Page:Modern Parliamentary Eloquence.djvu/35

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Modern Parliamentary Eloquence

his perorations; and from my place in the Gallery of the House, in April, 1886, I could distinctly see the MS., in his own handwriting, of the entire concluding sentences of his speech in introducing the first Home Rule Bill.

His gestures.I recall some other personal characteristics of this great orator. In earlier days he was described as standing while speaking, with his hands clasped behind his back. I never saw him in this position. His gestures in speech were astonishing in their variety and freedom. He would lean on the table with his right elbow, and point his finger in scorn at the object of his invective or attack. He would smite his right hand on the open palm of his left hand with resounding blows. He would bang the table and the box on it with his clenched fist. On one occasion I saw his hand descend heavily upon the gilded mace. He had a habit of swinging right round and appealing to his supporters, while all that we who were opposite could see was his bald cranium and streaming white hair. Another extraordinary and probably unconscious trick, while he was unfolding an argument, was that of scratching the top of his scalp with the extended thumb of his right hand. On the other hand, the enormous collars with which Punch insisted on investing him were nothing more than the conventional dress of the mid-Victorian epoch. On great occasions he always appeared with a flower in his button-hole; and if a long speech were in prospect we all of us knew the little pomatum-bottle with its mixture of beaten egg and sherry, which was half hidden behind the brass-bound box.[1] Such are a few fugitive recollections of the greatest man who sat in the House of Commons in my time, and of the foremost orator of the last half-century.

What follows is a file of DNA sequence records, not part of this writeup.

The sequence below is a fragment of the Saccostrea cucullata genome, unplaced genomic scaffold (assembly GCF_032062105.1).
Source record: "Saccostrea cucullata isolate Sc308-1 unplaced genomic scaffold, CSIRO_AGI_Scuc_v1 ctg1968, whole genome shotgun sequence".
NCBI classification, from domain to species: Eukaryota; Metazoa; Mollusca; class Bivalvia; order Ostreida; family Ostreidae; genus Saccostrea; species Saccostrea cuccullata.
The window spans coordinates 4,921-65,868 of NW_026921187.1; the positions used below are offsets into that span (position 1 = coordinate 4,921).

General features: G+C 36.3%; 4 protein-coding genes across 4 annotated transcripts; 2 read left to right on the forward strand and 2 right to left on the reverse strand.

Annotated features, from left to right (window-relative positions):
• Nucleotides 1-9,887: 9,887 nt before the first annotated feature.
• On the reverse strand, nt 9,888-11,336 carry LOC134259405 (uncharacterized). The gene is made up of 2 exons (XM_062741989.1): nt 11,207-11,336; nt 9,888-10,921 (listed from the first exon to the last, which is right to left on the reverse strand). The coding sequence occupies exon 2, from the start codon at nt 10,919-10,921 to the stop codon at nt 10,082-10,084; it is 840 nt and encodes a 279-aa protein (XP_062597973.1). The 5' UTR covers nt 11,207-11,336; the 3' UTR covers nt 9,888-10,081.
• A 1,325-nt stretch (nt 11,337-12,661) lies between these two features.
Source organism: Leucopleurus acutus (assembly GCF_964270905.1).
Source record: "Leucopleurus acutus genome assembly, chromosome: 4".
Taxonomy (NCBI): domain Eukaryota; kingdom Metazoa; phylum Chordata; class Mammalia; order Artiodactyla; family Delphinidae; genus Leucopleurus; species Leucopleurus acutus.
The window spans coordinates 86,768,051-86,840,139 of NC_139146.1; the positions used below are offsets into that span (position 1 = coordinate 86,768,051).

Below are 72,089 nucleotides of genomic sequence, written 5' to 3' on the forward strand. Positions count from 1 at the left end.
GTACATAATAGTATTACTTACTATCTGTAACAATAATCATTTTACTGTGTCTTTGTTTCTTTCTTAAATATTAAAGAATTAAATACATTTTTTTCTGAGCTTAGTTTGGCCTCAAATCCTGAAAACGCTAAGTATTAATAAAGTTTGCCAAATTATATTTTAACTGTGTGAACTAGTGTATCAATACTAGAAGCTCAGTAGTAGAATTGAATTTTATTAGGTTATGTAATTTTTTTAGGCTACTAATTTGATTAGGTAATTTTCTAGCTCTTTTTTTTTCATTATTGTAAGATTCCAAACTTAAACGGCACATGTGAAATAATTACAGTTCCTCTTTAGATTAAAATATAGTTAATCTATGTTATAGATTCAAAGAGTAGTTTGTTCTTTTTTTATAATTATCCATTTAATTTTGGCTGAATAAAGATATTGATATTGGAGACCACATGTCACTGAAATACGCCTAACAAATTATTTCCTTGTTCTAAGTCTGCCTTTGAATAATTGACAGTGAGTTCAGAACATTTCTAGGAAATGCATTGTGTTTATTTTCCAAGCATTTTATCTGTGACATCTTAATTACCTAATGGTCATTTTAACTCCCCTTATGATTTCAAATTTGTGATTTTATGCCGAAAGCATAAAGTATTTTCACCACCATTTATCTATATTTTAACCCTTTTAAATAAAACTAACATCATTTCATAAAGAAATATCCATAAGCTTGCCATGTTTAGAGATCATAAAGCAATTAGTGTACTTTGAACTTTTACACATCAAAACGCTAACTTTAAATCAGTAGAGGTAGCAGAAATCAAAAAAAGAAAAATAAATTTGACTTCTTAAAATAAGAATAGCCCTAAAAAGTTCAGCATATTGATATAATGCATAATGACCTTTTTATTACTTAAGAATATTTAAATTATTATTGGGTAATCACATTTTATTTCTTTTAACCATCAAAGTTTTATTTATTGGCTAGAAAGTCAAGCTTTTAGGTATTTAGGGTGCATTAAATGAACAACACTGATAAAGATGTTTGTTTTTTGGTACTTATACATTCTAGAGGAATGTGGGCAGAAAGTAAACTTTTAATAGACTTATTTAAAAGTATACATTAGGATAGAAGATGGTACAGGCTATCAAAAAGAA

B. Disraeli.His great rival Disraeli I saw in both Houses of Parliament. Though he was a master of picturesque and incisive phraseology, though many passages in his long-sustained vendetta with Peel in the years 1845-6, which can be read in the

  1. He explained its virtues to Lord Morley in these terms: "It stimulates, it lubricates."